Contemporary artist Grayson Perry’s alternative take on the British class system, In the Best Possible Taste, was one of the TV hits of last year, and coincided with a series of epic scale woven tapestries on the topic, inspired by Hogarth ‘s The Rake’s Progress. This collection of six tableaux, The Vanity of Small Differences, is in the process of touring the country to great acclaim, and now there’s a book out as well.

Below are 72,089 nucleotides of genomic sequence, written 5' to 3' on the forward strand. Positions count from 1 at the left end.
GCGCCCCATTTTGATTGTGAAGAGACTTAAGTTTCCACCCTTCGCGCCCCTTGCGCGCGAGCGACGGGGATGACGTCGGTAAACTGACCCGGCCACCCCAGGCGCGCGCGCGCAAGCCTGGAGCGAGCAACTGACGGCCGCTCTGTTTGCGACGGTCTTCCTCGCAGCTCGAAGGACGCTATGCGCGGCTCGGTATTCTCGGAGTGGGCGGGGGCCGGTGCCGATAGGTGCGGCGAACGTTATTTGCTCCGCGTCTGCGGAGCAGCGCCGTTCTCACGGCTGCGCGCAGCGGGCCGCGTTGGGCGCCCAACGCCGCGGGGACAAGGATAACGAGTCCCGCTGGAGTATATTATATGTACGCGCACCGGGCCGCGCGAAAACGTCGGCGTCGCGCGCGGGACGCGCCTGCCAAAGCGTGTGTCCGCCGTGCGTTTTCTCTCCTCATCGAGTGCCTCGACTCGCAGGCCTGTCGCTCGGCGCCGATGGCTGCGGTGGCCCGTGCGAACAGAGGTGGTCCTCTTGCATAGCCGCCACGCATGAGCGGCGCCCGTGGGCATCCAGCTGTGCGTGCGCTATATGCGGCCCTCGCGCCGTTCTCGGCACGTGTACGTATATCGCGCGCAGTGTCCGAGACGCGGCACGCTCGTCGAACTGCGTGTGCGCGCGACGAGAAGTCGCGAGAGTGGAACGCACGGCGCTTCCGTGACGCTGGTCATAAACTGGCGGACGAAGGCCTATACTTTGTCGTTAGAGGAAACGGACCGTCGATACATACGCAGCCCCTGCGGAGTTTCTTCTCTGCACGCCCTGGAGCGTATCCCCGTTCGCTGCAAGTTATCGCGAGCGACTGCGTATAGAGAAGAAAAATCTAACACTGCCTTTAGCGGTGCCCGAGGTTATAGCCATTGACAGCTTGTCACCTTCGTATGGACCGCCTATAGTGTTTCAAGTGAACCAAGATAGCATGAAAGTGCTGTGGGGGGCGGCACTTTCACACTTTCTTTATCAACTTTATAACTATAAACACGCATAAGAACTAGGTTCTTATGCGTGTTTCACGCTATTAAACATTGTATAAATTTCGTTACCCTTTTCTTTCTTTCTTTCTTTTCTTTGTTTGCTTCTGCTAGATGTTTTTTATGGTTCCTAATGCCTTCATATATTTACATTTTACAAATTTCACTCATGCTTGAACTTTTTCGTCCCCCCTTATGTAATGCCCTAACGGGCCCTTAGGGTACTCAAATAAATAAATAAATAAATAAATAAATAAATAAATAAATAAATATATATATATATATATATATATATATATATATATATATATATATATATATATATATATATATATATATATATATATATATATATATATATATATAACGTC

So what’s new? We’re particularly interested in the sketchbook material that has been included (much of which we’re exclusively presenting right here), which ranges from simple doodles to fully inked scenes, complete with handwritten notes from Perry reminding himself how he intended to develop characters, add in details later or just bounce ideas off himself. As well as that, the book brings the huge Flanders-woven tapestries off the gallery wall and down to a size that sits stylishly cloth-bound on a coffee table (or in the downstairs loo, depending on which social class you reside in), and there are essays by Adam Lowe, Suzanne Moore and Perry to accompany the works. Hayward Publishing have produced the book, and you can get a copy for a very reasonable 15 quid from The Southbank Centre’s online shop.